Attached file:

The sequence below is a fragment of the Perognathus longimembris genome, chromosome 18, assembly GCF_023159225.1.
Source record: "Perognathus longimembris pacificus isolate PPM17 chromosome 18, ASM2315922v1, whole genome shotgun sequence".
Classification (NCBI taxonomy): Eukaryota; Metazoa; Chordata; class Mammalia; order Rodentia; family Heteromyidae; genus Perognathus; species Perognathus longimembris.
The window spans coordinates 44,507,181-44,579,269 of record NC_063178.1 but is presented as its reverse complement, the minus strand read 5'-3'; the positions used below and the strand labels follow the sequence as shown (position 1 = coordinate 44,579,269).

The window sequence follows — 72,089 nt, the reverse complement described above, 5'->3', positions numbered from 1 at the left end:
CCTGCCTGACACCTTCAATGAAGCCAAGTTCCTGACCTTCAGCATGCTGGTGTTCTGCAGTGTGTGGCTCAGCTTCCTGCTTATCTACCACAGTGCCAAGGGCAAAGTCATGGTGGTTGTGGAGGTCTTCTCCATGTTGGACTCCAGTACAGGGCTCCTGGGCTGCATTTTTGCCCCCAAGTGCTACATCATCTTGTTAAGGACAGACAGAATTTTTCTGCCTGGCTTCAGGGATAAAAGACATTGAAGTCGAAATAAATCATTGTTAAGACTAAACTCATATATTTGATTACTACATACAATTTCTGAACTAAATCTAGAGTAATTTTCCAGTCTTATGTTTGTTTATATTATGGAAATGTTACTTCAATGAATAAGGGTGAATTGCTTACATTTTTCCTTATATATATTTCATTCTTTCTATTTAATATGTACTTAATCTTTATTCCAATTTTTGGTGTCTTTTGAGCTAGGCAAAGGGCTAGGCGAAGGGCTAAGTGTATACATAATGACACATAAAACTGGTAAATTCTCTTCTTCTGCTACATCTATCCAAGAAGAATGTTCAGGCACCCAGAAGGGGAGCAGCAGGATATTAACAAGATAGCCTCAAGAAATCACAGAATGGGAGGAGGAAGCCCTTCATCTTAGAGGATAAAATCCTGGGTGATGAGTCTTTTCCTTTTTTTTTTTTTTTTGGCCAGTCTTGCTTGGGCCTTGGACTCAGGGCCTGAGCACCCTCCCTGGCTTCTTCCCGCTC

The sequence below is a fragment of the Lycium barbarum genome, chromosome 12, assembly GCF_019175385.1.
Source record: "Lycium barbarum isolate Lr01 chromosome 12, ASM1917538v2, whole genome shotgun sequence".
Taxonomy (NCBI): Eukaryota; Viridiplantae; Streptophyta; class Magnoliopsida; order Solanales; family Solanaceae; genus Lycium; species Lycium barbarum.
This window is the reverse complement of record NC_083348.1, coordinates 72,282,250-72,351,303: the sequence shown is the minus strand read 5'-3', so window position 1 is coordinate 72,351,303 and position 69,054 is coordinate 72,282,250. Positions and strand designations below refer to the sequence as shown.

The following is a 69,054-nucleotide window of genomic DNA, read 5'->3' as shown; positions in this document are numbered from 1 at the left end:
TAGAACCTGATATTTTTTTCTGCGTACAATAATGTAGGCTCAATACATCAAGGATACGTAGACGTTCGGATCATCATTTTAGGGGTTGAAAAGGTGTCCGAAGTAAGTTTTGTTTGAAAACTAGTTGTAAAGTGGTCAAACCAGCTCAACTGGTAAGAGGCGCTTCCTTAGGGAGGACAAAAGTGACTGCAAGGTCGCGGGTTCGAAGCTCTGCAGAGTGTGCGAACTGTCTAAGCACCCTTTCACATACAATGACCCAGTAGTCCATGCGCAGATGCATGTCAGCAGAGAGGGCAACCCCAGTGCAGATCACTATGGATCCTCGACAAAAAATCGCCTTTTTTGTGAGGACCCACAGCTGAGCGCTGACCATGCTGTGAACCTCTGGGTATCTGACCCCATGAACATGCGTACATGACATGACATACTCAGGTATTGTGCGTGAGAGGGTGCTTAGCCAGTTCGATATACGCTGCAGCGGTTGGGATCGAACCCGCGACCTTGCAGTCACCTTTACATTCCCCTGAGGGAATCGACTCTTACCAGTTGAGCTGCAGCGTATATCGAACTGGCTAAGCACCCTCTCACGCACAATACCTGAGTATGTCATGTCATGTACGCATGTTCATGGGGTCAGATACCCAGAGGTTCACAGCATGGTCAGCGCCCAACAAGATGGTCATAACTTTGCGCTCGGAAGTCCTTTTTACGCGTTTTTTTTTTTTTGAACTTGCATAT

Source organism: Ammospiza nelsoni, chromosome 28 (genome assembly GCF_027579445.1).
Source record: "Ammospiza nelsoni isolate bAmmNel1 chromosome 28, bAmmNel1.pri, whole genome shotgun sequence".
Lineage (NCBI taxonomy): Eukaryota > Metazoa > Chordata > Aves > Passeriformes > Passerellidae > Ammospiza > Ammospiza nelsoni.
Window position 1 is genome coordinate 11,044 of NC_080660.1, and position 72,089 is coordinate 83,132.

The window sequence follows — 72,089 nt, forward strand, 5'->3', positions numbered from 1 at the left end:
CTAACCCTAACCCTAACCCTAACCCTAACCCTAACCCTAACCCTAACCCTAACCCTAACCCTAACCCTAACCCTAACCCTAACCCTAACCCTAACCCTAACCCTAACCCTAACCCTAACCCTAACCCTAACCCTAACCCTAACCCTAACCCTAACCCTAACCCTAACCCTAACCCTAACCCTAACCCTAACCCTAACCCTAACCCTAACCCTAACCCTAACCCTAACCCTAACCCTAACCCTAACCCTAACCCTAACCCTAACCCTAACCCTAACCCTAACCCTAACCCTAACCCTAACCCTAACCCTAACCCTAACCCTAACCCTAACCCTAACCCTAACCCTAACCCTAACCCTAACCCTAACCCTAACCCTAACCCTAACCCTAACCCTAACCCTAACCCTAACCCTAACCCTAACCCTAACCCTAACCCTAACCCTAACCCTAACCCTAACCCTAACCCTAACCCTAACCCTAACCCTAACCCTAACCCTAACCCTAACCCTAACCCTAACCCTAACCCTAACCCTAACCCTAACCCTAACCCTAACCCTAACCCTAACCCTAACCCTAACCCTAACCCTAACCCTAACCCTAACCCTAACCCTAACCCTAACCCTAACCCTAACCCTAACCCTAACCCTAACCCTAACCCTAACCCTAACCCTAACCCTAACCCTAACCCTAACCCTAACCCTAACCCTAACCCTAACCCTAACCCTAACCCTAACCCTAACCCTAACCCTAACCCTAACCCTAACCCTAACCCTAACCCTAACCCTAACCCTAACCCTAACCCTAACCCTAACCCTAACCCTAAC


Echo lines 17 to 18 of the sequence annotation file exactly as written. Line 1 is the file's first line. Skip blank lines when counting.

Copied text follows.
The window sequence follows — 72,089 nt, forward strand, 5'->3', positions numbered from 1 at the left end:
CTAACCCTAACCCTAACCCTAACCCTAACCCTAACCCTAACCCTAACCCTAACCCTAACCCTAACCCTAACCCTAACCCTAACCCTAACCCTAACCCTAACCCTAACCCTAACCCTAACCCTAACCCTAACCCTAACCCTAACCCTAACCCTAACCCTAACCCTAACCCTAACCCTAACCCTAACCCTAACCCTAACCCTAACCCTAACCCTAACCCTAACCCTAACCCTAACCCTAACCCTAACCCTAACCCTAACCCTAACCCTAACCCTAACCCTAACCCTAACCCTAACCCTAACCCTAACCCTAACCCTAACCCTAACCCTAACCCTAACCCTAACCCTAACCCTAACCCTAACCCTAACCCTAACCCTAACCCTAACCCTAACCCTAACCCTAACCCTAACCCTAACCCTAACCCTAACCCTAACCCTAACCCTAACCCTAACCCTAACCCTAACCCTAACCCTAACCCTAACCCTAACCCTAACCCTAACCCTAACCCTAACCCTAACCCTAACCCTAACCCTAACCCTAACCCTAACCCTAACCCTAACCCTAACCCTAACCCTAACCCTAACCCTAACCCTAACCCTAACCCTAACCCTAACCCTAACCCTAACCCTAACCCTAACCCTAACCCTAACCCTAACCCTAACCCTAACCCTAACCCTAACCCTAACCCTAACCCTAACCCTAACCCTAACCCTAACCCTAACCCTAACCCTAACCCTAACCCTAACCCTAACCCTAACCCTAACCCTAACCCTAACCCTAACCCTAACCCTAACCCTAACCCTAACCCTAACCCTAACCCTAAC